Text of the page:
This article was republished from Ian Golding’s website
Over the last five years, I have had the great pleasure of visiting the Gulf Region on several occasions. Even though I have never quite managed to turn my visits into vacations, I have always found the people I have met and the places I have seen, to be immensely welcoming, accommodating and interesting. From the first time I arrived in Abu Dhabi in 2012, to my most recent trip to Dubai last week, it has always been clear that the region has a strong desire to satisfy – and often wow – the customer.
As a customer, there is so much to be impressed by – whether you be in the United Arab Emirates, Oman, Qatar or Saudi Arabia. The volume of investment that has been made in transport and infrastructure is mind-blowing – as a visitor, you are looked after in grand and luxurious surroundings. It has also been evident for many years that the region has been increasingly focused on delivering great customer service – not just a great product. Thus, the term ‘customer service’ is not new. Up until January 2016, when I had the honour of being a judge at the inaugural Gulf Customer Experience Awards, the volume of discussion about ‘service’ has been significant. Yet despite this, a demonstrable understanding and application of Customer Experience has not been as obvious.
As someone who is remarkably fortunate to travel around the globe teaching and talking about Customer Experience, I can confidently state that the evolution of its deployment does radically vary from continent to continent; country to country. Whilst the Gulf Region is by no means lagging in its adoption of Customer Experience tools, techniques and methodologies compared to many parts of the world, the overt demonstration of understanding the significance of the ‘end to end customer journey’, not just customer service, has been lacking.
However, (there is usually one of those in my posts), in January 2017 at the 2016 Gulf Customer, Employee and Digital Experience Awards, for the first time, I observed a radical shift in conversation. Not only was I completely blown away by the professionalism and expertise of the companies I had the benefitting of judging, every company involved seemed to have recognised and understood the need to evolve from simply a desire to deliver great customer service, to a need to continuously improve the Customer Experience.
I cannot overstate just how impressed I was. Time after time, representatives of organisations stood in front of me and my fellow judges and brilliantly described how the customer was core/central to the strategy of the business. These brilliant Customer Experience professionals would then go on to paint a beautiful picture of not just how their organisations understand what customers want and how they feel – but what they are doing to CONTINUOUSLY IMPROVE the priorities in their customer journeys – with demonstrable results. The things I saw would have been worthy of winning awards anywhere in the world.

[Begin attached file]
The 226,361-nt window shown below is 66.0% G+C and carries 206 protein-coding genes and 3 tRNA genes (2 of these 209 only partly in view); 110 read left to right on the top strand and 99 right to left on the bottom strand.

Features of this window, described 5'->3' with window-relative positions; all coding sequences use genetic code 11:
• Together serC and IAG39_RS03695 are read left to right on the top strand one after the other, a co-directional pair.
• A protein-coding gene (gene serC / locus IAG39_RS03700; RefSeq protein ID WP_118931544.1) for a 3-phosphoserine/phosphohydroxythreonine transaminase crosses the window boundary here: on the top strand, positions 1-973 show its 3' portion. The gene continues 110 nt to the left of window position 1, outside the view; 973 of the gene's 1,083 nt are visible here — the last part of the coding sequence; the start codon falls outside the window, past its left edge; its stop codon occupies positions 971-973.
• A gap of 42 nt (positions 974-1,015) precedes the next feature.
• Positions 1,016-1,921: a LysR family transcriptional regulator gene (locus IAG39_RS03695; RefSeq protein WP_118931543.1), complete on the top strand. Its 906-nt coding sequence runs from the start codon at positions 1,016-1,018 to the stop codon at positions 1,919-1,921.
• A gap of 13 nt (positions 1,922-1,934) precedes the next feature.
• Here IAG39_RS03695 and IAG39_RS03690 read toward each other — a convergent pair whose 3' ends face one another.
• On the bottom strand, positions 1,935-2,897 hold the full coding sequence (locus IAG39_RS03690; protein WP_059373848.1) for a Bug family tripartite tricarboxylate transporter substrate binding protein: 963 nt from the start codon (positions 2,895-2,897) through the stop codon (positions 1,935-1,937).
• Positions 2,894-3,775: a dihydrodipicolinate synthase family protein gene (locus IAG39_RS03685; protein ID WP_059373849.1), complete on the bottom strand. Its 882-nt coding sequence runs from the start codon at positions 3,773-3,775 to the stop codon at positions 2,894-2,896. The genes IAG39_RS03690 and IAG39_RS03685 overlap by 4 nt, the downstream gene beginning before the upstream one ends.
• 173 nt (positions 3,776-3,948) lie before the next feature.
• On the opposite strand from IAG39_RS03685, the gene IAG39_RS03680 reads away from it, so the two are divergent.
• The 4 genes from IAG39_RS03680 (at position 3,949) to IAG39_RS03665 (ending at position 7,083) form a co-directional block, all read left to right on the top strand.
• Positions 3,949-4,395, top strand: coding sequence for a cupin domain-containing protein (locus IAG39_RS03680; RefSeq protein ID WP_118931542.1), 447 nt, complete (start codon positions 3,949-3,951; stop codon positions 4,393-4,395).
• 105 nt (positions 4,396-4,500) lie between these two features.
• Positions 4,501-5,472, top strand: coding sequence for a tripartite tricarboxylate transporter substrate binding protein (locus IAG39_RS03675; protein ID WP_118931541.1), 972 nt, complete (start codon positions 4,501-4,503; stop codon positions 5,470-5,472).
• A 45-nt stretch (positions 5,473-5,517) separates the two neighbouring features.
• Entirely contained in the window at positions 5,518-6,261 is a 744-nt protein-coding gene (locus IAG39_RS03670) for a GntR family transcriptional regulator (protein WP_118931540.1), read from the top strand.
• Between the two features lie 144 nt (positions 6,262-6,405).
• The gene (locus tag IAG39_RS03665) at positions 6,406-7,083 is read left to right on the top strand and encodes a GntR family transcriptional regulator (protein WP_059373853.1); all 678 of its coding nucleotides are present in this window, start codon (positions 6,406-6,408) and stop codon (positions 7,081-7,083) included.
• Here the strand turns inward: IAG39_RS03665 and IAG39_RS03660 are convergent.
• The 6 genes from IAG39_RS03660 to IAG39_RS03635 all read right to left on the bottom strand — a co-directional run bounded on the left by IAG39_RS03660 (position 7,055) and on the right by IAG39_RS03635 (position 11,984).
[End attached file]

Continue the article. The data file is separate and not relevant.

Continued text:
The ability to drive genuine, demonstrable and sustainable improvement to the Customer Experience is where organisations in other parts of the world are regularly failing. Either caused by lack of commitment, resources or focus (or all three), too often consumers are becoming increasingly frustrated by the lack of real change – despite being asked continuously to provide feedback. What is interesting about the Gulf Region is that increasing competition appears to be influencing the advancing continuous improvement culture. In the United Arab Emirates alone, there are 46 banks – 46!!! All of them provide similar products and services. It is the growing recognition that Customer Experience is now appearing as the major differentiator – the bank that is quickest to embed a never ending continuously improving Customer Experience culture – is the one that will likely be winning awards in the years to come.
Customer Experience continues to gain momentum across the globe – yet talk and rhetoric means nothing to customers, employees and shareholders. That is why programmes recognising the real, tangible achievements of organisations who are putting customers and employees at the centre of their business strategies, are so very important. In only two years, the Gulf Customer, Employee and Digital Experience Awards has encouraged competencies and skills to shift hugely. Gaining recognition and earning authority for the application of these competencies and skills is vital for the Customer Experience profession – in the same way it is vital for the sustainability of customer focused businesses.
The big winner of the awards I had the privilege of being part of last week was the customer – consumers and businesses alike. The Gulf Region ‘gets Customer Experience’ – therefore, customers should increasingly expect to receive consistently good experiences. The key to real success though is for the momentum to be maintained (there is still much to do!) – for the Customer Experience to keep continuously improving. I cannot wait to see how far things will have got to by January 2018!
Please join me in congratulating all of this years finalists. You can celebrate the success of this year’s awards winners here…